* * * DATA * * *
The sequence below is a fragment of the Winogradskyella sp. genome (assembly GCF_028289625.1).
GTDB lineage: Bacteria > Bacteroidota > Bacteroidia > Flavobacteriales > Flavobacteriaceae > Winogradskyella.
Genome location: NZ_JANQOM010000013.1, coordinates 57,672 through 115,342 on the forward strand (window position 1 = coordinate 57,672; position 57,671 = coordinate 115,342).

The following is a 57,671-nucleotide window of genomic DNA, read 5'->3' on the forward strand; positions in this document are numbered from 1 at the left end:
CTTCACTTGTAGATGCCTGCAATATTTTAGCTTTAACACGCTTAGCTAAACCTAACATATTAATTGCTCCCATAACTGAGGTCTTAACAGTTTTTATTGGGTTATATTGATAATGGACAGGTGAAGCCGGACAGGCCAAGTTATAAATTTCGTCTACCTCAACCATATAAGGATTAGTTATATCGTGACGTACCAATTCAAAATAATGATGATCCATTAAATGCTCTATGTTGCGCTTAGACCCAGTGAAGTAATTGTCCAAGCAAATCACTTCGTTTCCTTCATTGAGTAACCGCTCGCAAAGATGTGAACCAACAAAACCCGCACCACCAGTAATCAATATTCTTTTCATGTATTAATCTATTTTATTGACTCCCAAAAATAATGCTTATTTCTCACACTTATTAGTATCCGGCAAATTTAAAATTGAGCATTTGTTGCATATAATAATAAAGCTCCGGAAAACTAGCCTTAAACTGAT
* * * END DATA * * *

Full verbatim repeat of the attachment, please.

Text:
The sequence below is a fragment of the Winogradskyella sp. genome (assembly GCF_028289625.1).
GTDB lineage: Bacteria > Bacteroidota > Bacteroidia > Flavobacteriales > Flavobacteriaceae > Winogradskyella.
Genome location: NZ_JANQOM010000013.1, coordinates 57,672 through 115,342 on the forward strand (window position 1 = coordinate 57,672; position 57,671 = coordinate 115,342).

The following is a 57,671-nucleotide window of genomic DNA, read 5'->3' on the forward strand; positions in this document are numbered from 1 at the left end:
CTTCACTTGTAGATGCCTGCAATATTTTAGCTTTAACACGCTTAGCTAAACCTAACATATTAATTGCTCCCATAACTGAGGTCTTAACAGTTTTTATTGGGTTATATTGATAATGGACAGGTGAAGCCGGACAGGCCAAGTTATAAATTTCGTCTACCTCAACCATATAAGGATTAGTTATATCGTGACGTACCAATTCAAAATAATGATGATCCATTAAATGCTCTATGTTGCGCTTAGACCCAGTGAAGTAATTGTCCAAGCAAATCACTTCGTTTCCTTCATTGAGTAACCGCTCGCAAAGATGTGAACCAACAAAACCCGCACCACCAGTAATCAATATTCTTTTCATGTATTAATCTATTTTATTGACTCCCAAAAATAATGCTTATTTCTCACACTTATTAGTATCCGGCAAATTTAAAATTGAGCATTTGTTGCATATAATAATAAAGCTCCGGAAAACTAGCCTTAAACTGAT